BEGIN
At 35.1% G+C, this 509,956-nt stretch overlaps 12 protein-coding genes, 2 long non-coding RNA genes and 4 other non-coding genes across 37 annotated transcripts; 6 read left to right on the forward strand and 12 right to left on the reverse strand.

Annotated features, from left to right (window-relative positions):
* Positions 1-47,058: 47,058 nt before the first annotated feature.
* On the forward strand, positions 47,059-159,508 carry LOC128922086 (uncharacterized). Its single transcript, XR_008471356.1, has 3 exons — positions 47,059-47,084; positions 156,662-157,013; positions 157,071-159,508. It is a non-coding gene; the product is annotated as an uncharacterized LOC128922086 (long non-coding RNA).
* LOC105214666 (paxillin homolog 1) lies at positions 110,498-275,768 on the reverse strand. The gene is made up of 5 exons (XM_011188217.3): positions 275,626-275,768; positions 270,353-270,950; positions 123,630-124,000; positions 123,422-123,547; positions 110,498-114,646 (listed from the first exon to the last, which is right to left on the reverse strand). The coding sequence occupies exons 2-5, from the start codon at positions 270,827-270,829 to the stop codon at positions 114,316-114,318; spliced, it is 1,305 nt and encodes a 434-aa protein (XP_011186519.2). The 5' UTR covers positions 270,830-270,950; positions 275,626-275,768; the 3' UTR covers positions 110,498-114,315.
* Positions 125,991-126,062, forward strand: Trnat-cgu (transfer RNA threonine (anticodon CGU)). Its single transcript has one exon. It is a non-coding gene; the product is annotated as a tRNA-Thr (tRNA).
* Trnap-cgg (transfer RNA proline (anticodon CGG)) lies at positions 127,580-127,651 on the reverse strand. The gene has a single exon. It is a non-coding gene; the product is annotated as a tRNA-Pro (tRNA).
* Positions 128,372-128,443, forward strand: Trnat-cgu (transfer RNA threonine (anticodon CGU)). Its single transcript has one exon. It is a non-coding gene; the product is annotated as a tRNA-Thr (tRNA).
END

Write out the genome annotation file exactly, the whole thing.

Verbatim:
At 35.1% G+C, this 509,956-nt stretch overlaps 12 protein-coding genes, 2 long non-coding RNA genes and 4 other non-coding genes across 37 annotated transcripts; 6 read left to right on the forward strand and 12 right to left on the reverse strand.

Annotated features, from left to right (window-relative positions):
* Positions 1-47,058: 47,058 nt before the first annotated feature.
* On the forward strand, positions 47,059-159,508 carry LOC128922086 (uncharacterized). Its single transcript, XR_008471356.1, has 3 exons — positions 47,059-47,084; positions 156,662-157,013; positions 157,071-159,508. It is a non-coding gene; the product is annotated as an uncharacterized LOC128922086 (long non-coding RNA).
* LOC105214666 (paxillin homolog 1) lies at positions 110,498-275,768 on the reverse strand. The gene is made up of 5 exons (XM_011188217.3): positions 275,626-275,768; positions 270,353-270,950; positions 123,630-124,000; positions 123,422-123,547; positions 110,498-114,646 (listed from the first exon to the last, which is right to left on the reverse strand). The coding sequence occupies exons 2-5, from the start codon at positions 270,827-270,829 to the stop codon at positions 114,316-114,318; spliced, it is 1,305 nt and encodes a 434-aa protein (XP_011186519.2). The 5' UTR covers positions 270,830-270,950; positions 275,626-275,768; the 3' UTR covers positions 110,498-114,315.
* Positions 125,991-126,062, forward strand: Trnat-cgu (transfer RNA threonine (anticodon CGU)). Its single transcript has one exon. It is a non-coding gene; the product is annotated as a tRNA-Thr (tRNA).
* Trnap-cgg (transfer RNA proline (anticodon CGG)) lies at positions 127,580-127,651 on the reverse strand. The gene has a single exon. It is a non-coding gene; the product is annotated as a tRNA-Pro (tRNA).
* Positions 128,372-128,443, forward strand: Trnat-cgu (transfer RNA threonine (anticodon CGU)). Its single transcript has one exon. It is a non-coding gene; the product is annotated as a tRNA-Thr (tRNA).